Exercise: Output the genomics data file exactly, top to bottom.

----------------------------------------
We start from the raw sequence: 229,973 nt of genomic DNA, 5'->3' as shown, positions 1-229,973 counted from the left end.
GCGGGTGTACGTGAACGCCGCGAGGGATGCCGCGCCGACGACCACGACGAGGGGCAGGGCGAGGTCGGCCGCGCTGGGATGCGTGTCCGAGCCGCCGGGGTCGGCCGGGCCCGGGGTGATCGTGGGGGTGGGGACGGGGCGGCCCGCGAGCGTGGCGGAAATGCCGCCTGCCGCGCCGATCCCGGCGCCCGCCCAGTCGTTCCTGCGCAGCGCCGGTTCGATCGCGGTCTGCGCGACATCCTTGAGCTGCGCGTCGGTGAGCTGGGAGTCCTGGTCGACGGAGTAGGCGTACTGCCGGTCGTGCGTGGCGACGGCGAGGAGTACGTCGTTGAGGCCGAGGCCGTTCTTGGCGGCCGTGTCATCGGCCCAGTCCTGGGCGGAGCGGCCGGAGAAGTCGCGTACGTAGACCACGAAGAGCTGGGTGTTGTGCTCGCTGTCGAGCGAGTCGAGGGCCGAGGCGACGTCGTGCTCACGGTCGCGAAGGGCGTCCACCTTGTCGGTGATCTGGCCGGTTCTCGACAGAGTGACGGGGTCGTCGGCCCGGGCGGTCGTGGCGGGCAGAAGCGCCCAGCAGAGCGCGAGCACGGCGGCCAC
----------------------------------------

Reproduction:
We start from the raw sequence: 229,973 nt of genomic DNA, 5'->3' as shown, positions 1-229,973 counted from the left end.
GCGGGTGTACGTGAACGCCGCGAGGGATGCCGCGCCGACGACCACGACGAGGGGCAGGGCGAGGTCGGCCGCGCTGGGATGCGTGTCCGAGCCGCCGGGGTCGGCCGGGCCCGGGGTGATCGTGGGGGTGGGGACGGGGCGGCCCGCGAGCGTGGCGGAAATGCCGCCTGCCGCGCCGATCCCGGCGCCCGCCCAGTCGTTCCTGCGCAGCGCCGGTTCGATCGCGGTCTGCGCGACATCCTTGAGCTGCGCGTCGGTGAGCTGGGAGTCCTGGTCGACGGAGTAGGCGTACTGCCGGTCGTGCGTGGCGACGGCGAGGAGTACGTCGTTGAGGCCGAGGCCGTTCTTGGCGGCCGTGTCATCGGCCCAGTCCTGGGCGGAGCGGCCGGAGAAGTCGCGTACGTAGACCACGAAGAGCTGGGTGTTGTGCTCGCTGTCGAGCGAGTCGAGGGCCGAGGCGACGTCGTGCTCACGGTCGCGAAGGGCGTCCACCTTGTCGGTGATCTGGCCGGTTCTCGACAGAGTGACGGGGTCGTCGGCCCGGGCGGTCGTGGCGGGCAGAAGCGCCCAGCAGAGCGCGAGCACGGCGGCCAC